Staff representing the Health Foundation visited NELFT recently to see the PHCP project (Physical Health Care for Patients with psychosis via community pharmacy). The aim of the visit was for NELFT to demonstrate how the innovation award project is going.
The year-long project started in October 2016 and aims to carry out physical health checks for patients with psychosis in the community by pharmacists. The Health Foundation staff visited one of the pharmacies involved in the project, in Ripple Road, Barking, and then met staff from the NELFT team at Barking hospital.
Dr Asif Bachlani, NELFT Consultant Psychiatrist, said: “We were delighted to invite the Health Foundation to see the project live in action, as they funded this project as part of their innovation fund.
“By working in collaboration with community pharmacists, we have been delivering health checks for patients with psychosis close to where they live - which is more convenient and accessible for patients.
Studies have shown that people with psychotic illnesses die around 15–20 years earlier than the rest of the population. This is related to cardio-metabolic side-effects of their medication which means they are more likely to have type 2 diabetes and a high body mass index, and are at increased risk of heart attack or stroke. Furthermore, their diet, exercise and smoking rates are worse than the general population. This is compounded by limited access to primary care and reduced uptake of health screening.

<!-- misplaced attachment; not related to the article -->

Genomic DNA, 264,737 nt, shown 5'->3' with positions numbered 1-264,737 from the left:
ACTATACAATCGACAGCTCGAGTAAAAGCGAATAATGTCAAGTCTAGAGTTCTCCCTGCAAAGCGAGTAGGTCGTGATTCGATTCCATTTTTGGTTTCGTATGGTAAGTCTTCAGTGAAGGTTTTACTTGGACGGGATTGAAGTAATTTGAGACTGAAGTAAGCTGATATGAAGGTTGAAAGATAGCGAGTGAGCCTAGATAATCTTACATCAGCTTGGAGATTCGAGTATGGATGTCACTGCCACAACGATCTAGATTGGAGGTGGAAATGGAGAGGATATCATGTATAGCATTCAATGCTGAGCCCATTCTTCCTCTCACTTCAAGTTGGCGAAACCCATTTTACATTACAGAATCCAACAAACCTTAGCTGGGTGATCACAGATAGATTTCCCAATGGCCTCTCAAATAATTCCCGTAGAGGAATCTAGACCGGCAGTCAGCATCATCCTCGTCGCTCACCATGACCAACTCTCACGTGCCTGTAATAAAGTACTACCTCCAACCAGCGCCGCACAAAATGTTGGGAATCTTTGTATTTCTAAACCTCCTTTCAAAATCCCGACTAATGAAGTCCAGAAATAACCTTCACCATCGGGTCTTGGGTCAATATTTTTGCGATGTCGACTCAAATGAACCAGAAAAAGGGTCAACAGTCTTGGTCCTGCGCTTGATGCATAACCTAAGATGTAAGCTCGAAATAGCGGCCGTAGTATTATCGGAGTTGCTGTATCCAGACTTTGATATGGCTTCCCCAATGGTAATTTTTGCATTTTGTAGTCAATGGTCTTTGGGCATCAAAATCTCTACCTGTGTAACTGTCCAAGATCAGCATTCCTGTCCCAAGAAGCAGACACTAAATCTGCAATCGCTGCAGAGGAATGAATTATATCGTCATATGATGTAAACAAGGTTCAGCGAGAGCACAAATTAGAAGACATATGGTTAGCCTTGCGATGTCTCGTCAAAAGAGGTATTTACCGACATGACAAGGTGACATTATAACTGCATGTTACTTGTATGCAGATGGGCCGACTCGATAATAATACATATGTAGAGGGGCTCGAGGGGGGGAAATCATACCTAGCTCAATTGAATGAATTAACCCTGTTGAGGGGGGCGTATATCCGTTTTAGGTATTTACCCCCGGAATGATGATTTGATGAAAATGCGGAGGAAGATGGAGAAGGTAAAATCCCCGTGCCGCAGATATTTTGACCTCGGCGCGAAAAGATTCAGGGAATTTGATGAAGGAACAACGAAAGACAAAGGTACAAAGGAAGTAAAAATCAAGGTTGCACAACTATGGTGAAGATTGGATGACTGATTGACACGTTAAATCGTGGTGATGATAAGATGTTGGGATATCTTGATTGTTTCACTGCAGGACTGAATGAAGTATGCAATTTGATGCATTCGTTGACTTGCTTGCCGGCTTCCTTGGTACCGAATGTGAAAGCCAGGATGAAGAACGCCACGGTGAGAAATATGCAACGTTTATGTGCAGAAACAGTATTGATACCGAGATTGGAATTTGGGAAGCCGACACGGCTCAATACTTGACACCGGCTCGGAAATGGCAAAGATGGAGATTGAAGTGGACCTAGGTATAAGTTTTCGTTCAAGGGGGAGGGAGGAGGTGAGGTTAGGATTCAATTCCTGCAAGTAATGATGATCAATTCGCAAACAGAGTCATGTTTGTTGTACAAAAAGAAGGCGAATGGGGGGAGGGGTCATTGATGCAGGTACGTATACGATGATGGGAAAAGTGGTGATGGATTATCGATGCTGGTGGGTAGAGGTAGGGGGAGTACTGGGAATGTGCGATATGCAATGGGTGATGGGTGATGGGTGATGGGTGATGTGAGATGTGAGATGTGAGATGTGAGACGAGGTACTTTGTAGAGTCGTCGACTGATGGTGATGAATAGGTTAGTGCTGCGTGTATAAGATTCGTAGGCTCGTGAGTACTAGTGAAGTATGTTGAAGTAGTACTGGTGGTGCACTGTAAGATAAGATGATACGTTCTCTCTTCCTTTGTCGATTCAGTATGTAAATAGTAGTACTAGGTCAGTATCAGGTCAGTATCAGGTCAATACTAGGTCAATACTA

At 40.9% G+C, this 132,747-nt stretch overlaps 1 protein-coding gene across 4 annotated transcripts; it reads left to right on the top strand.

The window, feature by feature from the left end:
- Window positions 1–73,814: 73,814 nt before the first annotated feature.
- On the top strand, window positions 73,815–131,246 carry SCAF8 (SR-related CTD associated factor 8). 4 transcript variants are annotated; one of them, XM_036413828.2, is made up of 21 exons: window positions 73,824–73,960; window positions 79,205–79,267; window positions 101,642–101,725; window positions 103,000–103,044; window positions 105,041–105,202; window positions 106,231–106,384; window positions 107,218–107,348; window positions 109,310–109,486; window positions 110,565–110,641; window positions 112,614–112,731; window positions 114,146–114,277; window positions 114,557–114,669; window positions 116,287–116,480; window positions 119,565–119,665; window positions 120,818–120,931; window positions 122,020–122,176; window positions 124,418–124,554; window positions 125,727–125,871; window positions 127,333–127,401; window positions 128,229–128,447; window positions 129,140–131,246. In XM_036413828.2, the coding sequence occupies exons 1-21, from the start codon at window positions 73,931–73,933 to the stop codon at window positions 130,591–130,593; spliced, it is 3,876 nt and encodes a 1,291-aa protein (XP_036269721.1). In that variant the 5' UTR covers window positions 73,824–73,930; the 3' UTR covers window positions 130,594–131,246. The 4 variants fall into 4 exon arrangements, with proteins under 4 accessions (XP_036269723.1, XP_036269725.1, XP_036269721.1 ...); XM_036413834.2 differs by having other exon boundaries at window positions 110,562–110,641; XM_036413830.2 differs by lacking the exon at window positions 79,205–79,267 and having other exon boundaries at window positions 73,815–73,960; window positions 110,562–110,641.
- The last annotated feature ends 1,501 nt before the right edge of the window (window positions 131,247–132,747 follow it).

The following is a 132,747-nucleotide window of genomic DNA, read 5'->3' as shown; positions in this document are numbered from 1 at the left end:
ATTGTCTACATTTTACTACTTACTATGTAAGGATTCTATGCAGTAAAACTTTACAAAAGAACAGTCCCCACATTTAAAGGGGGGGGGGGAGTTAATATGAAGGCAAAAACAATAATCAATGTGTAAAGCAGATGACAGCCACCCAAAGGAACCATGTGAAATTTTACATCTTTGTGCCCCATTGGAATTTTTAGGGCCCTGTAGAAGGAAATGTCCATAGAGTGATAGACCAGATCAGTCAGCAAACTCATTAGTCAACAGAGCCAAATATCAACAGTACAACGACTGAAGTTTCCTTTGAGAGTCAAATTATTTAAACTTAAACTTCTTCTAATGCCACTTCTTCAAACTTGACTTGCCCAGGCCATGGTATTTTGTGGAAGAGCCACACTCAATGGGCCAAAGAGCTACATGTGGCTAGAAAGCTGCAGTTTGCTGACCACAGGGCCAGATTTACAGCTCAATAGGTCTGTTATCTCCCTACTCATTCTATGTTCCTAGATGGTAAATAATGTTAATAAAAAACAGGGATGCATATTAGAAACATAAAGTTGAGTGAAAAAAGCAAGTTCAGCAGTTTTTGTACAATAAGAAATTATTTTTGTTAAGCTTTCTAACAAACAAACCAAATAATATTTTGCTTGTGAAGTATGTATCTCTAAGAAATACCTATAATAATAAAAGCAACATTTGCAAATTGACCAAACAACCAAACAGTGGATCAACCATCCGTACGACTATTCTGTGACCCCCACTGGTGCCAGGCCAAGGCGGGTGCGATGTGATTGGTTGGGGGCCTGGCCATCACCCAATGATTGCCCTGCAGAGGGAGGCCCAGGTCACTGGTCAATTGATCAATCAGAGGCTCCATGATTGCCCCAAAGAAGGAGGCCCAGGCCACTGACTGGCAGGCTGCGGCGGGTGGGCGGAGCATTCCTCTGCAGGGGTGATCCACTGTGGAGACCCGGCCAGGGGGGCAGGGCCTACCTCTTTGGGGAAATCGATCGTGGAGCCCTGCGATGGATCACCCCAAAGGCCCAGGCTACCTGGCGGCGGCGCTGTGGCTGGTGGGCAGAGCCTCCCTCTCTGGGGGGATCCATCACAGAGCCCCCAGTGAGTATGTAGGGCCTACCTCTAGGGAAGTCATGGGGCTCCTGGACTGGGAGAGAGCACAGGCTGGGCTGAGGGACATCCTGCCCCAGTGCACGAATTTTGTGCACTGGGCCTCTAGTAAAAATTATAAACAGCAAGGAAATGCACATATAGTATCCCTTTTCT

The Physical Health Care for patients with Psychosis (PHCP) project is a collaborative approach between secondary care, community pharmacy and primary care.
Dr Bachlani continued: “Feedback from patients using the community pharmacies has been very positive and by using this approach we hope to address the health inequalities that patients with psychosis face, where they die 15-20 years younger than the general population, and thus truly achieve parity of esteem.”
Community pharmacists will offer a bio-psycho-social needs assessment based on the SelfCare Pharmacy Practice model and will co-create written wellbeing plans with patients. They will then facilitate behaviour change in order to empower patients to adopt healthier lifestyles. Health promotion, health monitoring and health navigation will be undertaken to ensure patients receive physical investigations and interventions to mitigate the physical health consequences of anti-psychotic medication.
The aim is to ensure that 75% of patients with psychosis known to secondary care mental health services in Barking and Dagenham have an assessment of the key cardio-metabolic risk factors associated with antipsychotics and receive appropriate interventions.
Justin Earl, Healthcare Consultant of Springfield Consultancy supporting the Health Foundation, said: “It has been inspiring to see the dedication and passion of the project team, especially the community pharmacists, who are committed to the success of this project.
“I am confident that the project will deliver its stated outcome to improve the physical healthcare for patients with psychosis and that the learning will be invaluable to other organisations who may wish to consider the model for wider implementation.”
Pictured (L-R) are Heather O’Connell (RGN - NELFT), Moira Hollick (Support Worker - NELFT), Esther Peinado (Project Liaison Officer - NEL LPC), Dr Justin Earl (Springfield Consultancy, on behalf on the Health Foundation) and Dr Asif Bachlani (Project Lead - NELFT).